Bogenschutz played in three games, including one start, as a true freshman in 2014 before sustaining a season-ending injury, leading to him being awarded a medical reshirt.

As a redshirt freshman the following season, Bogenschutz started the first five games before the head injury. In the opener against Arizona, Bogenschutz passed for a school-record 332 and set another program standard with 363 yards of offense. In eight games spanning parts of two seasons, Bogenschutz passed for 1,179 yards and four touchdowns.

While his Roadrunner playing career has come to an end, his time with the program hasn’t as Bogenschutz will remain on scholarship and serve as a student assistant coach.

“We are ecstatic that Blake will remain a part of the UTSA football program as a student assistant,” head coach Frank Wilson said. “It certainly is an unfortunate situation that he will no longer be able to play the game he loves, but we are very fortunate that he will continue to be a part of the UTSA family. His input, knowledge and work ethic exemplifies everything we look for in a student-athlete and to be able to keep him around the program in a vital role in practice and game day preparation is something that we’re very excited about.”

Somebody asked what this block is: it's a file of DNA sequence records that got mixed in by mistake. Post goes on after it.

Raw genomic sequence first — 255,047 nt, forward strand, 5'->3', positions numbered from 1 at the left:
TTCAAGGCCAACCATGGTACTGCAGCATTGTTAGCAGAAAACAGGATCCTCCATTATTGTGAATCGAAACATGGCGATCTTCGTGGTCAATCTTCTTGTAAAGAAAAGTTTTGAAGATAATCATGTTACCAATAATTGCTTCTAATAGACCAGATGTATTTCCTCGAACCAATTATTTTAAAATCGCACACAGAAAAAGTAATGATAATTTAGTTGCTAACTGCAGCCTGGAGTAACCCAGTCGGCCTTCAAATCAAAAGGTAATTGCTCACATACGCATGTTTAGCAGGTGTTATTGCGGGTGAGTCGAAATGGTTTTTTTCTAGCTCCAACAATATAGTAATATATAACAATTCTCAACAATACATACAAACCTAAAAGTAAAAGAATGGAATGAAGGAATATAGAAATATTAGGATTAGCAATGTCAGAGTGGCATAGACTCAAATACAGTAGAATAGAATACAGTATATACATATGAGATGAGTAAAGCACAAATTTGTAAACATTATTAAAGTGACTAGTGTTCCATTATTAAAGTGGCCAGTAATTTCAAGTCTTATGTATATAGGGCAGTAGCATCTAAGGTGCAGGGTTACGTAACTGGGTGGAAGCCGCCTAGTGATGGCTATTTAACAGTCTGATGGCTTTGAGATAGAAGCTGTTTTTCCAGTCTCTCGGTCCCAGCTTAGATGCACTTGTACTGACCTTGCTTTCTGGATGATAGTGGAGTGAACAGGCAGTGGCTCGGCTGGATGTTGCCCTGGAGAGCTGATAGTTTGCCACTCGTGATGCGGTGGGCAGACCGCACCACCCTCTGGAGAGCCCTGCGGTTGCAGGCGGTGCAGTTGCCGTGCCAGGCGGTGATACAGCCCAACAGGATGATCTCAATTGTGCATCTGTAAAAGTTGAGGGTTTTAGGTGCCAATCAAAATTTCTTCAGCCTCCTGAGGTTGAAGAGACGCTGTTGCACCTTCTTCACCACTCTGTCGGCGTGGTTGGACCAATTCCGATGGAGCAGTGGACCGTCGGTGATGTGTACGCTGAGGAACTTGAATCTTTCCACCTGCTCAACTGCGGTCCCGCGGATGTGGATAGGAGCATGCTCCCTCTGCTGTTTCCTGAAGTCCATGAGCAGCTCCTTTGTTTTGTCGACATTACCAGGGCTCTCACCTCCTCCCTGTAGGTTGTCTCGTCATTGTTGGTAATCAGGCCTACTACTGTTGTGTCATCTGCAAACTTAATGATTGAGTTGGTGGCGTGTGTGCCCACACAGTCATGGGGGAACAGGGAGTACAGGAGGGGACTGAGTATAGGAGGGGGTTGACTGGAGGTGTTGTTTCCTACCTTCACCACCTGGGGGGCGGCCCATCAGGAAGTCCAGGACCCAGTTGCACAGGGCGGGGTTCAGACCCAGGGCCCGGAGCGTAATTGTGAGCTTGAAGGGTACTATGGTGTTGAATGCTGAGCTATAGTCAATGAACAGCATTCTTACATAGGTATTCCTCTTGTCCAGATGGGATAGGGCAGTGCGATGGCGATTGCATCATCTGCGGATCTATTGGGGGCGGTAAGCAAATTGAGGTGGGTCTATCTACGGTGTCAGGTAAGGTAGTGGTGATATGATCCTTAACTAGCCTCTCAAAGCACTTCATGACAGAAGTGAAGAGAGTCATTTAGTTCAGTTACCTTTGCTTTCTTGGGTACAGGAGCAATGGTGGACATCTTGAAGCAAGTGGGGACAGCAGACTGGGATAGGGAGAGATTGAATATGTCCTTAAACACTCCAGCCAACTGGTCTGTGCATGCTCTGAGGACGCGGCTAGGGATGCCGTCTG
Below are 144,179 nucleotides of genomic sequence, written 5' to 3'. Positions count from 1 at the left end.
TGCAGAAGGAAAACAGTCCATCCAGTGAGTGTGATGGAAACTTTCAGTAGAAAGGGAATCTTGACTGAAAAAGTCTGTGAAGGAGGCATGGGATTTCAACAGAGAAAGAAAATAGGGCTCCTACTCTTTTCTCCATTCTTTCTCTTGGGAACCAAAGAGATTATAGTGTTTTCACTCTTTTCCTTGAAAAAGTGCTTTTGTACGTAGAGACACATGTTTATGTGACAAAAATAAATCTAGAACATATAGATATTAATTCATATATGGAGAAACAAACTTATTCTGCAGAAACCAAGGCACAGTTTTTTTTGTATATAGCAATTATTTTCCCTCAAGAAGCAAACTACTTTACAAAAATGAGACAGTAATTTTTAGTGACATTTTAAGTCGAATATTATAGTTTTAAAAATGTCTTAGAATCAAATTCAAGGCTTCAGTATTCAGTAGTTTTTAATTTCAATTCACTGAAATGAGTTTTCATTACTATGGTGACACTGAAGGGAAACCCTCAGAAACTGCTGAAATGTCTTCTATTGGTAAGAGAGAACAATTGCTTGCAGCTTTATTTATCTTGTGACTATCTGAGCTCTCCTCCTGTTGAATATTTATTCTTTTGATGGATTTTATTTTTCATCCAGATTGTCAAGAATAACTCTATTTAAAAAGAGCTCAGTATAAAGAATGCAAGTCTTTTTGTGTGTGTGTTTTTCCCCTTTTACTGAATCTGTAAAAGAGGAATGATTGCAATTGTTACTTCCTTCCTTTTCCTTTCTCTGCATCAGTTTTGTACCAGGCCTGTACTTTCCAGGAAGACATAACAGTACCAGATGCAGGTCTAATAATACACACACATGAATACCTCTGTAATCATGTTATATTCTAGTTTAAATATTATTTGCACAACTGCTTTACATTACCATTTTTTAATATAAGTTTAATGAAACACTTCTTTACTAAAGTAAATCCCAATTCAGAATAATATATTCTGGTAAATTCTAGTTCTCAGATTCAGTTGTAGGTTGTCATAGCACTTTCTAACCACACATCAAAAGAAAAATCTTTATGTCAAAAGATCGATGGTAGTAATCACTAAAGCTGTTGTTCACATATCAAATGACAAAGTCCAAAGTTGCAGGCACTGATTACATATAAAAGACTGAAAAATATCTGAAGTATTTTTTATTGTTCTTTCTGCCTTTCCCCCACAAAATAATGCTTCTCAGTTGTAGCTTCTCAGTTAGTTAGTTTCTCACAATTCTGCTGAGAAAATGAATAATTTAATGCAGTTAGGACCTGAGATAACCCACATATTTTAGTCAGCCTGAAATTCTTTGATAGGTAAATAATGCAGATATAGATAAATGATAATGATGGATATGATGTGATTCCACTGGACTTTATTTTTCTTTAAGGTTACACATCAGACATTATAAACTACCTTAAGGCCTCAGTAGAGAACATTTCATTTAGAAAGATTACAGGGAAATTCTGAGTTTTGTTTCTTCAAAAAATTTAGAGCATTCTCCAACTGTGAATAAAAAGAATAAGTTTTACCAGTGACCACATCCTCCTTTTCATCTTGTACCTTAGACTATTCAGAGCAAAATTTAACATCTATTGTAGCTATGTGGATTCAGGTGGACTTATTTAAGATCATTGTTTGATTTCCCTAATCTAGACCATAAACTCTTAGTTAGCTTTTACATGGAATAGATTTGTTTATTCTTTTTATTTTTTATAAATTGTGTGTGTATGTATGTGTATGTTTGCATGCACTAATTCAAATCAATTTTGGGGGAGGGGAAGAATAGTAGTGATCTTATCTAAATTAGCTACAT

LSU fullback following Frank Wilson to UTSA

New University of Texas at San Antonio NCAA college football coach Frank Wilson, left, stands with UTSA President Dr. Ricardo Romo, right, following a news conference, Friday, Jan. 15, 2016, in San Antonio. (AP Photo/Eric Gay)
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LSU fullback Ronnie Feist will follow his former position coach, Frank Wilson, to UTSA. Wilson was recently named the new head coach of the UTSA football program. Feist announced his decision to transfer on his Instagram account on Thursday.

Feist graduated from LSU in December, which means he can move to UTSA and be eligible to play immediately under the NCAA’s graduate transfer rules. He should fit right in and make a case for some significant playing time in his final year of eligibility, and having the familiarity with his new head coach should make for a smooth transition. It may also help establish Feist as a leader on the UTSA program.